Background: The burden of chronic disease in the USA necessitates a shift in medicine and medical education from disease treatment to health and wellness promotion. At the forefront of this shift is the field of lifestyle medicine - the evidence-based use of lifestyle modification to prevent, treat and reverse disease. Health care providers, including physician assistants (PAs), can be the vehicle of behaviour change for patients, families and communities, and must receive adequate training to practice lifestyle medicine.
Methods: We describe a pilot lifestyle medicine curriculum implemented through a PA training programme run in the USA in the academic year 2016/2017. The curriculum included four taught modules on lifestyle medicine, two assessment activities and a survey of self-perceived competency, measured before and after the programme.
Results: Forty students participated in the curriculum. Results showed a significant increase in self-perceived competencies in seven of nine lifestyle medicine areas (p < 0.001). After the curriculum, all students were successfully able to provide a written lifestyle medicine prescription for a mock patient, with the most common prescription topics including nutrition-related prescriptions (41%), followed by physical activity (26%), addressing substance use (10%), mental health or stresses (10%) and sleep (7%). Furthermore, on average students were able to correctly identify 70% of the desired recommendations for a mock patient.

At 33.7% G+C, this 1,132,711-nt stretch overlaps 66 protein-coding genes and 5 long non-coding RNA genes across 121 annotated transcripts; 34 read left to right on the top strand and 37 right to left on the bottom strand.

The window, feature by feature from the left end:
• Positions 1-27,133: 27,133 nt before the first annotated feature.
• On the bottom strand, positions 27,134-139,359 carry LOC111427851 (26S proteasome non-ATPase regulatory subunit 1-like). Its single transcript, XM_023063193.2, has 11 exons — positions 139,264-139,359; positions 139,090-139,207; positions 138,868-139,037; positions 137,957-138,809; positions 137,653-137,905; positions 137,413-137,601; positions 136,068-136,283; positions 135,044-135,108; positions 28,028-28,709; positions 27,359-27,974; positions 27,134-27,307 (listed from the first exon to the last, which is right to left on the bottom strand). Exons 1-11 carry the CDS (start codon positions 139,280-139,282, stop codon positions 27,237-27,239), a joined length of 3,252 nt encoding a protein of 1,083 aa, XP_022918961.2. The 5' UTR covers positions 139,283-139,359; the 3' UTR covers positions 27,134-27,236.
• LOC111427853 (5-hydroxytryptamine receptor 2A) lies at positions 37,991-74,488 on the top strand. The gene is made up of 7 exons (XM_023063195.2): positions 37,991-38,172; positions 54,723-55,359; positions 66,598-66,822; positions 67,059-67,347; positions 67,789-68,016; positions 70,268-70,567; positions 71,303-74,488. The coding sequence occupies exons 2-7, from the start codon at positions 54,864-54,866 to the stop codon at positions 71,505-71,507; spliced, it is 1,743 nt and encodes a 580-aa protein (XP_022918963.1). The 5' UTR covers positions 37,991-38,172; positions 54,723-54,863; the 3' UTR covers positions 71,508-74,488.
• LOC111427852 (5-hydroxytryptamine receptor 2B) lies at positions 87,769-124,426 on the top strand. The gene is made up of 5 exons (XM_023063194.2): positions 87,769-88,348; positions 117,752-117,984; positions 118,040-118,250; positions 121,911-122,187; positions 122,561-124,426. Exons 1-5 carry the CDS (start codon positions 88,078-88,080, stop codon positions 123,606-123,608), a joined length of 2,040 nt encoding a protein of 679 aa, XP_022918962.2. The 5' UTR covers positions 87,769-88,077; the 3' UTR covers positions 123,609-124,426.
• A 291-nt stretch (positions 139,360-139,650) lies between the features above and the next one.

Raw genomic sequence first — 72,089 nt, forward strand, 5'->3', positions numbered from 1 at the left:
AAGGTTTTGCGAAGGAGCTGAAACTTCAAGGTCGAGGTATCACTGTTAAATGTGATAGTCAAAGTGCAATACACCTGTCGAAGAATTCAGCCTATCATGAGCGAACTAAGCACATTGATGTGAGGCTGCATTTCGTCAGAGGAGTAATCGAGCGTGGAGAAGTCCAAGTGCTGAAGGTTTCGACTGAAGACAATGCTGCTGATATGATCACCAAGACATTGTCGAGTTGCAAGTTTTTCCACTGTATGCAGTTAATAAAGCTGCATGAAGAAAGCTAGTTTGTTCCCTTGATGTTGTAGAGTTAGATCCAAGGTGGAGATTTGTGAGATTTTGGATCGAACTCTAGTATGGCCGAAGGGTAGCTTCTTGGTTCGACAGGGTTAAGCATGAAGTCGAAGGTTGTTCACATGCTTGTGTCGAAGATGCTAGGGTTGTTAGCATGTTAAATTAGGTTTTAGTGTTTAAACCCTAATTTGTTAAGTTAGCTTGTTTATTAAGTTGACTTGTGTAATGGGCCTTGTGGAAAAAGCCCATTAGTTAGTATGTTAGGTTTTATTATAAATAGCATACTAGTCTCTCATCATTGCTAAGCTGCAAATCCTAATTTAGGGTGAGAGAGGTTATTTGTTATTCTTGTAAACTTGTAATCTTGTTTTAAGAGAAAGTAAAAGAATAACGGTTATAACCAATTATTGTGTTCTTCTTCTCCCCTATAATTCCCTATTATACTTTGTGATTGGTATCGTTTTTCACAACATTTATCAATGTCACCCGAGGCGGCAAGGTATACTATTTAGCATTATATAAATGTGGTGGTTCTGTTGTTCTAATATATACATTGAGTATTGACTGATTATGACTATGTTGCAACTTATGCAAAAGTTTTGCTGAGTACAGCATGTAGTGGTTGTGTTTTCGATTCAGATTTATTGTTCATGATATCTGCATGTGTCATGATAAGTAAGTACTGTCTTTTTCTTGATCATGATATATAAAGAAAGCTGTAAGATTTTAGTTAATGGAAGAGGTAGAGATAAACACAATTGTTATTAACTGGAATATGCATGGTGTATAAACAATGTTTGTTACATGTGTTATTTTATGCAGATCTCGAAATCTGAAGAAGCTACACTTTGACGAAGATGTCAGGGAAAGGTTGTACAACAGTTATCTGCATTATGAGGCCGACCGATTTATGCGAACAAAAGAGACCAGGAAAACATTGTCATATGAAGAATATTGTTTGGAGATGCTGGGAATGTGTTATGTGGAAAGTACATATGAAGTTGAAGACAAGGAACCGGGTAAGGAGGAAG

Conclusion: Lifestyle medicine curricula can be successfully integrated into existing PA curricula, with demonstrated increases in self-assessments of competency and practical skills.
© 2020 John Wiley & Sons Ltd and The Association for the Study of Medical Education.